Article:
We conducted two simulation studies to investigate the performance of our Bayesian approach. The first simulation explores the situation where each plate has about the same number of hits whereas the second simulation explores the situation in which some of the plates have an enriched number of hits in each experiment. In both studies, we simulated data for 100 384-well plates in one run, each plate having a negative control, an activation control, an inhibition control, true activation hits, true inhibition hits and nonhits. Specifically, in a plate there were 12 draws from normal distribution *N*(θ_{0}, σ^{2}) for the negative control, 10 draws from *N*(θ_{0} + 4σ, σ^{2}) for an activation control, 10 draws from *N*(θ_{0} − 4σ, σ^{2}) for an inhibition control, *n*_{1} draws from *N*(θ_{0} +*h*σ, σ^{2}) for activation hits, *n*_{2} draws from *N*(θ_{0} − *h*σ, σ^{2}) for inhibition hits and 384−32−*n*_{1}−*n*_{2} draws from *N*(θ_{0}, τ^{2}) for nonhits. θ_{0}, τ and σ were sampled from three continuous uniform distributions U(4, 5), U(0.5, 0.6) and U(0.35, 0.45), respectively. The three continuous uniform distributions come from actual RNAi HTS experiments.

For the first simulation study, the number of true hits, *n*_{1} and *n*_{2}, were both drawn from the discrete uniform distribution U[0, 10] for each run of the *100* plates. For the second simulation study, in each run, we simulated *E* enriched plates and *100-E* regular plates where *E* was a random draw from 1 to 9. *n*_{1} and *n*_{2} were both drawn from the same discrete uniform distribution, U[50, 70], in an enriched plate and from the discrete uniform distribution, U[0, 5], in a regular plate. In both studies, the data were simulated from various scenarios for the strength of true hits. The strength of a hit is indexed by *h*, the ratio of the deviation between the mean of a hit and θ_{0} to the standard deviation of a control, i.e. *h*=(mean of a hit − θ_{0})/σ. Each scenario was repeated 200 times.

In the Methods Section, we proposed two Bayesian models for hit selection in RNAi HTS assays. In Model 1, we construct the prior using a negative reference, whereas in Model 2, we construct the prior based on a negative reference, an activation control and an inhibition control. Here we apply both Bayesian models to an HIV siRNA primary screen and a hepatitis C virus (HCV) siRNA primary screen.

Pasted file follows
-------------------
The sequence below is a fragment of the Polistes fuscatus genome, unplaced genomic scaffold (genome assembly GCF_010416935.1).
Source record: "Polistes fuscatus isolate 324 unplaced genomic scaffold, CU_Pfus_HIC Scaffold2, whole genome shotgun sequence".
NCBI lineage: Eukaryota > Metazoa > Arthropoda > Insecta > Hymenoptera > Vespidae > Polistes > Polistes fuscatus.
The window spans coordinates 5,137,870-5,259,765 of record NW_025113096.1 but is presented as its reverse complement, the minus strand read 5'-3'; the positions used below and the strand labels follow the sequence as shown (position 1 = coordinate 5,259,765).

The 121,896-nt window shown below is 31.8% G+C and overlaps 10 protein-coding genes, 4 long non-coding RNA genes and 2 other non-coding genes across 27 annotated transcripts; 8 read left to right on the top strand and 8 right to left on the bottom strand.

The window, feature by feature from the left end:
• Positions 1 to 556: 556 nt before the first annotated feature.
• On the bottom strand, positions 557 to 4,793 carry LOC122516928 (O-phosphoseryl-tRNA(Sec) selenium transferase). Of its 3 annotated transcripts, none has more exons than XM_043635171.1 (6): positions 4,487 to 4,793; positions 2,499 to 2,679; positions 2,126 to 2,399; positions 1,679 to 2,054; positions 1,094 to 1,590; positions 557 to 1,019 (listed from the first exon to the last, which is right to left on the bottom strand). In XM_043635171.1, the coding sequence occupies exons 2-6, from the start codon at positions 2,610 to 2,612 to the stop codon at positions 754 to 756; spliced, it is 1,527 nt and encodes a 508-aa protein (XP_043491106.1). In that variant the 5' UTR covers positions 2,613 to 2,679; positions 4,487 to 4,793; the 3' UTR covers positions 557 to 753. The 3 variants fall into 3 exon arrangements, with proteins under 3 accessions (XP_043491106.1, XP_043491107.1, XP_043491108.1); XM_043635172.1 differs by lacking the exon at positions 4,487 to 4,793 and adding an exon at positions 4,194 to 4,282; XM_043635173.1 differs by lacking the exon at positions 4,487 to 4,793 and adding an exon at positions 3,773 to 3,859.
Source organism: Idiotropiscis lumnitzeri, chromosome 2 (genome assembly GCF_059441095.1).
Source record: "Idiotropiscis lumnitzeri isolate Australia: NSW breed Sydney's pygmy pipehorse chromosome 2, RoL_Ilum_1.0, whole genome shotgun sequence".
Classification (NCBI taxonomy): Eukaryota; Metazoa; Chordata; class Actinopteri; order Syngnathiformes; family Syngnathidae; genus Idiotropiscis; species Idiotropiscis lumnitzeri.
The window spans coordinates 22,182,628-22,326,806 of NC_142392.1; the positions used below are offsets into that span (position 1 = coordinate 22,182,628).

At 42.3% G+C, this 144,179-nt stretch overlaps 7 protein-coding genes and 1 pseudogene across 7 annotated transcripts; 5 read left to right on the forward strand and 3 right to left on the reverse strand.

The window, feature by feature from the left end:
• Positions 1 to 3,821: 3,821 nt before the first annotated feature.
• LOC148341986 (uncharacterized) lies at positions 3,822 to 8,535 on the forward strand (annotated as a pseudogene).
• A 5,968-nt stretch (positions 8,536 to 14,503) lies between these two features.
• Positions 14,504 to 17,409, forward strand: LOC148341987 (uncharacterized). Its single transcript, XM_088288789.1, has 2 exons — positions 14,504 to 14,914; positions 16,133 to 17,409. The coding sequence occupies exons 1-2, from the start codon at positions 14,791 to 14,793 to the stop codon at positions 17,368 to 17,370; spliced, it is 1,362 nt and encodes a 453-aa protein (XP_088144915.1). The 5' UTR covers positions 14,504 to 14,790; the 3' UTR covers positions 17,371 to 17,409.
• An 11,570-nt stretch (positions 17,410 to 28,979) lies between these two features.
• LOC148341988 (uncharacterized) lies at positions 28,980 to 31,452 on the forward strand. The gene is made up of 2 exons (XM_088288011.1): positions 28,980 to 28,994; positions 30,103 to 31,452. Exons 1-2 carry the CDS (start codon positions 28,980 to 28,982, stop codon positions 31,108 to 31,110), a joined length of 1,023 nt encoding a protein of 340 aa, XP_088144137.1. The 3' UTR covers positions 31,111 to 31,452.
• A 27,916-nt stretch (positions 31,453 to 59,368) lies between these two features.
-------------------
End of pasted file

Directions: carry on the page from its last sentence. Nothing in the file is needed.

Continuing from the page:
A HTS was conducted to identify cellular factors associated with HIV replication. In this screen, HeLa P4/R5 cells, which produce β-galactosidase upon infection with HIV (22), were transfected with siRNAs targeting 18 601 genes. Following transfection, the cells were infected with HXB2 HIV. To allow for the identification of host factors associated with early events, the level of HIV infection (as determined by β-galactosidase activity) was assessed at 48 h postinfection. The experiment consisted of 96 384-well plates. There were 304 sample siRNA wells, 8 negative control wells (Luciferase), 4 moderate inhibition control wells (CCNT), 16 strong inhibition control wells (cell no virus) and 4 activation control wells (TSG-101).

With either model, we have two strategies to select hits with FDR control: one is to fix the number of selected siRNAs and the other is to control a prespecific FDR. For the first strategy, we can obtain the FDR level corresponding to various preset numbers of selected siRNAs. For the second strategy, we can obtain the number of selected hits corresponding to various prespecific FDR levels. In either strategy, the FDR levels can be obtained for the selected siRNAs, which effectively addresses the multiplicity issue of hit selection in RNAi HTS assays. In contrast, in mean ± *k*SD and median ± *k*MAD, *k* is commonly chosen to be 2 or 3, which is based on a single test. Table 1 displays the results for both models under various preset number of selected hits or prespecific FDR levels.

Based on Table 1, using the ranking strategy in Model 1, if we select 100 siRNAs as hits, the FDR is only 0.039; on the other hand, if we select 1000 siRNAs as hits, the FDR is 0.228. Using the strategy of directly controlling FDR, if the prespecified FDR is 0.01, only 31 siRNAs are selected as hits; on the other hand, if the prespecified FDR is 0.30, 1266 siRNAs are selected as hits. One of the goals in a primary screen is usually to select a set of 500 to 1400 siRNAs with the lowest FDR for further investigation. With this consideration, it is reasonable to select hits by controlling the FDR to be somewhere between 0.25 and 0.35 depending on the capacity available for confirmation screening or other further investigations.